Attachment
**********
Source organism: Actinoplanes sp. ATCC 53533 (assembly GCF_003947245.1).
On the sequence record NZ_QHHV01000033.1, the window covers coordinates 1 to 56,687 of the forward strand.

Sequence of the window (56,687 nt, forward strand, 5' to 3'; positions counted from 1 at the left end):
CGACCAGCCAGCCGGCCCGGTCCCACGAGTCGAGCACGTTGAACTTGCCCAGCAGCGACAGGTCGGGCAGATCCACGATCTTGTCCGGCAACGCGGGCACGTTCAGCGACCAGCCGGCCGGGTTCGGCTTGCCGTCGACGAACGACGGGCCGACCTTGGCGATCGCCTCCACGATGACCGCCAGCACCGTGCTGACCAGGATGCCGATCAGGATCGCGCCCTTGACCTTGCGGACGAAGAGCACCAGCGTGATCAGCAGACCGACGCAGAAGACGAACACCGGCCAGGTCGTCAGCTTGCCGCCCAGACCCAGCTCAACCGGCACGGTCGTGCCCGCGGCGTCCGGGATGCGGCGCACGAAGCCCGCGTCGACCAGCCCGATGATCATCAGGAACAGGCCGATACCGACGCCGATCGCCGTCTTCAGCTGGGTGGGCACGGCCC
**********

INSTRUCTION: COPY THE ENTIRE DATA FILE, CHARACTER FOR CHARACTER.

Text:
Source organism: Actinoplanes sp. ATCC 53533 (assembly GCF_003947245.1).
On the sequence record NZ_QHHV01000033.1, the window covers coordinates 1 to 56,687 of the forward strand.

Sequence of the window (56,687 nt, forward strand, 5' to 3'; positions counted from 1 at the left end):
CGACCAGCCAGCCGGCCCGGTCCCACGAGTCGAGCACGTTGAACTTGCCCAGCAGCGACAGGTCGGGCAGATCCACGATCTTGTCCGGCAACGCGGGCACGTTCAGCGACCAGCCGGCCGGGTTCGGCTTGCCGTCGACGAACGACGGGCCGACCTTGGCGATCGCCTCCACGATGACCGCCAGCACCGTGCTGACCAGGATGCCGATCAGGATCGCGCCCTTGACCTTGCGGACGAAGAGCACCAGCGTGATCAGCAGACCGACGCAGAAGACGAACACCGGCCAGGTCGTCAGCTTGCCGCCCAGACCCAGCTCAACCGGCACGGTCGTGCCCGCGGCGTCCGGGATGCGGCGCACGAAGCCCGCGTCGACCAGCCCGATGATCATCAGGAACAGGCCGATACCGACGCCGATCGCCGTCTTCAGCTGGGTGGGCACGGCCC